Christmas â€“ â€˜tis the season of sharing and caring, giving and receiving, robbing and stealing.
Skokie police will be out in greater numbers at the Old Orchard mall to help deal with the usual surge in retail thefts during the holiday season, Sgt. Paul Kruszynksi of the Skokie Police Department said Thursday.
He said the rise in thefts at the mall is the related to the increased number of shoppers â€“ the more people in the mall, the more likely it is some of them will steal. Three arrests for retail theft at various Old Orchard stores occurred this week, according to police reports.
On Tuesday Skokie police arrested Velia Roman, 32, of 2600 W. Thomas St., Chicago, on charges of stealing clothes from Marshall Fieldâ€™s. The same day, Joanna Bujakowska, 38, of 5528 W. Eddy St., Chicago, was arrested on charges of stealing a top and a skirt from the same store.
On Wednesday Skokie police arrested Chou Duk Yun, 69, of 9238 Gross Point Rd., on charges of stealing a hat from Saks Fifth Avenue. He told officers he tried to pay for the hat, but the store wouldnâ€™t let him, according to the report.
â€œWe get everything â€“ people using stolen credit cards, stealing Prada purses, whatever they can get their hands on,â€ said Robert Shaw, Loss Prevention Manager of Saks Fifth Avenue in Old Orchard mall. â€œThey look for the easy mark.â€
He said the increased number of shoppers makes it more difficult to detect theft. In response Saks increased its number of undercover security guards to about nine after the Thanksgiving holiday. At the end of the Christmas season, the number of guards will be reduced. He added that high numbers of undercover security guards are used at random times throughout the year.
Store theft isnâ€™t always petty.
Sometimes sophisticated groups of thieves swarm Saks to steal large quantities of merchandise by using distraction. The â€œIrish Travelersâ€ is one group from Tennessee that targeted Saks during the summer and last winter, Shaw said. He expects them to strike again this winter.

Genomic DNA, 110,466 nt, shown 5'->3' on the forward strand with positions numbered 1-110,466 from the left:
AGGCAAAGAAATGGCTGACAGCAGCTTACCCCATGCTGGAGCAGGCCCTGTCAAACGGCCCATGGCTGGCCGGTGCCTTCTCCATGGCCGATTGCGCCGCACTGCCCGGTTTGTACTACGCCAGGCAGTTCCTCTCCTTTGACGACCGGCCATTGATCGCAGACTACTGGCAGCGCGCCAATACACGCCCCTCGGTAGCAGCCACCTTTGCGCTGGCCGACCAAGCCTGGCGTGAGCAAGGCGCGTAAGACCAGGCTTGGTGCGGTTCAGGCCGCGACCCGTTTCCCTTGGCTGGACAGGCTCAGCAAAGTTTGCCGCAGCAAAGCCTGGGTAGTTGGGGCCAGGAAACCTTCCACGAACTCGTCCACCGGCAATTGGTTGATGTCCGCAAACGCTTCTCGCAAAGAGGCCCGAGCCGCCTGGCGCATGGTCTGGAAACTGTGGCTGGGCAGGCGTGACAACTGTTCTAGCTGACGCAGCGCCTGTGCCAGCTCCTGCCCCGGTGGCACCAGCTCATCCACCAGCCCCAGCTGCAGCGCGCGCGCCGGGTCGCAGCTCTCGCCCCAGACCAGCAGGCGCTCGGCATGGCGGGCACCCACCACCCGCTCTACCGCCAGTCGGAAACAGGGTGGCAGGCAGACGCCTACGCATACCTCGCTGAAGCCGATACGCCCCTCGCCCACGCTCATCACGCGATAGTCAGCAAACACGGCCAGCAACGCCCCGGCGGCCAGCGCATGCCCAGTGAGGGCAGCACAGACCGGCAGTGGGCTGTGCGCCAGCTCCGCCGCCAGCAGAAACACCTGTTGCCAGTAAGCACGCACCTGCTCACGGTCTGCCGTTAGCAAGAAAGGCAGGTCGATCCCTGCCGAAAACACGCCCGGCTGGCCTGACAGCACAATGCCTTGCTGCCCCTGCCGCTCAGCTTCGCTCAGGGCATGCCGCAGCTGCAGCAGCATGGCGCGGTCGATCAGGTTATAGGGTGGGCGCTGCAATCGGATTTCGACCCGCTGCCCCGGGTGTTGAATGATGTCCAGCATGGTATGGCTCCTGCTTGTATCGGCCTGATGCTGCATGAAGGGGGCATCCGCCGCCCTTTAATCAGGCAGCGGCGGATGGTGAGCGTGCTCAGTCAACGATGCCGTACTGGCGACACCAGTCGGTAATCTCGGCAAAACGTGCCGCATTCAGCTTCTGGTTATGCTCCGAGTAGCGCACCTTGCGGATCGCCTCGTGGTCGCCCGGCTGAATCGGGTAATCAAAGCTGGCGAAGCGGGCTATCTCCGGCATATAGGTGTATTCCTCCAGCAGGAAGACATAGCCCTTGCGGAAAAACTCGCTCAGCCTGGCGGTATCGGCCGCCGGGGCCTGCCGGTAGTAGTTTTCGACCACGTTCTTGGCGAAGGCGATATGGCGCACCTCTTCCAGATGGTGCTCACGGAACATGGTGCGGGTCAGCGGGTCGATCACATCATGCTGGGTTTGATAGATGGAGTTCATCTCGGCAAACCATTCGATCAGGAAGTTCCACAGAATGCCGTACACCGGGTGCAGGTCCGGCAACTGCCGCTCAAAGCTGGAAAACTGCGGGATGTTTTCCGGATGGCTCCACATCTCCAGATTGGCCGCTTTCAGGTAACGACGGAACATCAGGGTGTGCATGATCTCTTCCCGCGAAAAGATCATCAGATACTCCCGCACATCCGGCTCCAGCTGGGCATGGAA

He said the group includes about 30 people, mostly women from 13 to 50 years old, who enter a store simultaneously to make it difficult for security guards to watch each one of them.
Other theft techniques include lining a shopping bag with foil and putting stolen merchandise in the bag, Shaw said. The foil prevents security alarms from sounding when a thief passes through them with the stolen merchandise.
Besides stealing, the group gets refunds on merchandise stolen from other stores and occasionally makes a legitimate purchase, Shaw said.
To counter teams of thieves, Saks security officers turn up the volume of their walkie-talkies and discuss the presence of the thieves, Shaw said. The thieves, hearing the officersâ€™ conversation over the loud walkie-talkies, then may curb their stealing because of the impression they are being watched closely.
Stealing merchandise worth less than $150 can result in fines to the thief of up to $2,500 and one year in jail â€“ for the first time. The second time someone steals merchandise worth less than $150, he or she could spend one to three years in prison and be fined up to $25,000.
Stealing merchandise worth more than $150 can result in fines up to $25,000 and prison sentences of two to five years.